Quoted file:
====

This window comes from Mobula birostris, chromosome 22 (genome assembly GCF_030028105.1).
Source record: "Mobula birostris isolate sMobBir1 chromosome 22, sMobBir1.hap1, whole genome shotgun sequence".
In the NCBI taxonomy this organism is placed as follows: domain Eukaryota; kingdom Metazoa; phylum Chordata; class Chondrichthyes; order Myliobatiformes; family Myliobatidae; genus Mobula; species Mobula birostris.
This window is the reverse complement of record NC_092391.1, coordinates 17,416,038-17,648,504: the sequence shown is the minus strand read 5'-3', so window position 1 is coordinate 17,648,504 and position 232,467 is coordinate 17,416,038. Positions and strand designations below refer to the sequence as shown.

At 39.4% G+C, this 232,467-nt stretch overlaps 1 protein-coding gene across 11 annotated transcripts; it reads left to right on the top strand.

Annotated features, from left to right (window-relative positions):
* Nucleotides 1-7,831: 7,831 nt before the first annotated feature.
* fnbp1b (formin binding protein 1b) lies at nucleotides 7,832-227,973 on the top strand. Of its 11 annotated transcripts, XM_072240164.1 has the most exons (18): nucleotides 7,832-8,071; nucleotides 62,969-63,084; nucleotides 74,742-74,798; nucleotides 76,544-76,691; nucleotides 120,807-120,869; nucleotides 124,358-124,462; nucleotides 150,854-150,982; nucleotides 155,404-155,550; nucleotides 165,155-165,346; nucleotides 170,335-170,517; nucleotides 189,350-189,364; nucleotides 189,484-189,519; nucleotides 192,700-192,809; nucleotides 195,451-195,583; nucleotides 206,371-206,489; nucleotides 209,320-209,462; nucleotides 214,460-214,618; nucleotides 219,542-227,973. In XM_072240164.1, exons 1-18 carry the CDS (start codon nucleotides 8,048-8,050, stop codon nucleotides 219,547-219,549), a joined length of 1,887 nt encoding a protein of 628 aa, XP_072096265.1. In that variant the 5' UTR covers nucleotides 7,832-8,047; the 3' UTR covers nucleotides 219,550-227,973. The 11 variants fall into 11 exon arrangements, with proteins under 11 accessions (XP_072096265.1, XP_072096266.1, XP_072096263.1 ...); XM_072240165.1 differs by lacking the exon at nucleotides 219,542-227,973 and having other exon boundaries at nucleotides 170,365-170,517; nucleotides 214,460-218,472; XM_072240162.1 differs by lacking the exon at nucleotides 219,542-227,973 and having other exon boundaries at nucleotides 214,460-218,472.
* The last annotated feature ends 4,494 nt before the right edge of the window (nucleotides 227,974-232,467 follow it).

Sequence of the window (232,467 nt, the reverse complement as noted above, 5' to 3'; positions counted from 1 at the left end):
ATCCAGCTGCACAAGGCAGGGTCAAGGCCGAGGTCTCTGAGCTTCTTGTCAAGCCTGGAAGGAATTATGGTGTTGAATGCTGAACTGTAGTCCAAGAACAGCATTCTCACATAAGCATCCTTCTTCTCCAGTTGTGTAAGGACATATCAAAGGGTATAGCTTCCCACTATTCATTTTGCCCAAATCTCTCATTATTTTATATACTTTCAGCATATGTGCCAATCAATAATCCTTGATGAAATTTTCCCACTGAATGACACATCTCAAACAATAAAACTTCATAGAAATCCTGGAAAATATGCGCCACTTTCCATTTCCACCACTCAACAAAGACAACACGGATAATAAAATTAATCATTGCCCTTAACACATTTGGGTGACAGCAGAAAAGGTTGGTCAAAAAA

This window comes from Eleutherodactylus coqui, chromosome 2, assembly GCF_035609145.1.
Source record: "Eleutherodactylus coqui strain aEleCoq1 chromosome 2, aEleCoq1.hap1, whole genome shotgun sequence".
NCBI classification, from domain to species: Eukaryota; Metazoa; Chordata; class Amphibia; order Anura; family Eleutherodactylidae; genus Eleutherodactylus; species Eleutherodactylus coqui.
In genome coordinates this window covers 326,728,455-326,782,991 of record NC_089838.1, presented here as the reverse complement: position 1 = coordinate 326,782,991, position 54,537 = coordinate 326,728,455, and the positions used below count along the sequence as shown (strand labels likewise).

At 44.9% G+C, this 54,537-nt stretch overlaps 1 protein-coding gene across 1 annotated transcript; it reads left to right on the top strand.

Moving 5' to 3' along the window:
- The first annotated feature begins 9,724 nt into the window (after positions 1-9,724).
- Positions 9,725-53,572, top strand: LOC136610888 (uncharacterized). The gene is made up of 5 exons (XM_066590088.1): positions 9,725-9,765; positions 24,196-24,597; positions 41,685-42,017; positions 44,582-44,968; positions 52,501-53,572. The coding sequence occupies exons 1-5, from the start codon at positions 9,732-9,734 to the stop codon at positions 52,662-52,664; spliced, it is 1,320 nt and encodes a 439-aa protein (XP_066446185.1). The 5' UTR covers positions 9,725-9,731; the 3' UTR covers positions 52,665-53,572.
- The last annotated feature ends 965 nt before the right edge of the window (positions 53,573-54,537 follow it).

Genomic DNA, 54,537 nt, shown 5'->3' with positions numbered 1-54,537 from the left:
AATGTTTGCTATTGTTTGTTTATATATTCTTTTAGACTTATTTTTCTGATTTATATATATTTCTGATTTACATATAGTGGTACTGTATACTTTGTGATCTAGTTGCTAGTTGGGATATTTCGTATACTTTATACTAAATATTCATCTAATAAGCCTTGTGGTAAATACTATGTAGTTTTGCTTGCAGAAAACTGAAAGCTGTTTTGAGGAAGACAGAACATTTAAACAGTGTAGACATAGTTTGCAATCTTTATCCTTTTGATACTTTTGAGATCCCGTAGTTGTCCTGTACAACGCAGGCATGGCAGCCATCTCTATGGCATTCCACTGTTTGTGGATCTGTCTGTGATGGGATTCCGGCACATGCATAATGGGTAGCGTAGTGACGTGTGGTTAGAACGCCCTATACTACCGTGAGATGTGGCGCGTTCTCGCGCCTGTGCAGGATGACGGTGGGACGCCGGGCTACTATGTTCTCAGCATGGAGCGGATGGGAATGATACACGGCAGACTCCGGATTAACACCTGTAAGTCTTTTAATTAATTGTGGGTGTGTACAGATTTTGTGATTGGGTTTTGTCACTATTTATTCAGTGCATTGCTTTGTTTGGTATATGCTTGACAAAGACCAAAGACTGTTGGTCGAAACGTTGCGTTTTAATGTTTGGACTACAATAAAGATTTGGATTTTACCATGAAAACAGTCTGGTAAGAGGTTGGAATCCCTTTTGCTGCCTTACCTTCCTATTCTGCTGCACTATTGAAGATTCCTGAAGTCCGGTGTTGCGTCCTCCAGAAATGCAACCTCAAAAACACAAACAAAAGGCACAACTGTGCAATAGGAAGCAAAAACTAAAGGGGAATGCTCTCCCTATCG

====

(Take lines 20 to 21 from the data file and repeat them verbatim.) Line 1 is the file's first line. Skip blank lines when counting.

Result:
- The last annotated feature ends 965 nt before the right edge of the window (positions 53,573-54,537 follow it).

Genomic DNA, 54,537 nt, shown 5'->3' with positions numbered 1-54,537 from the left: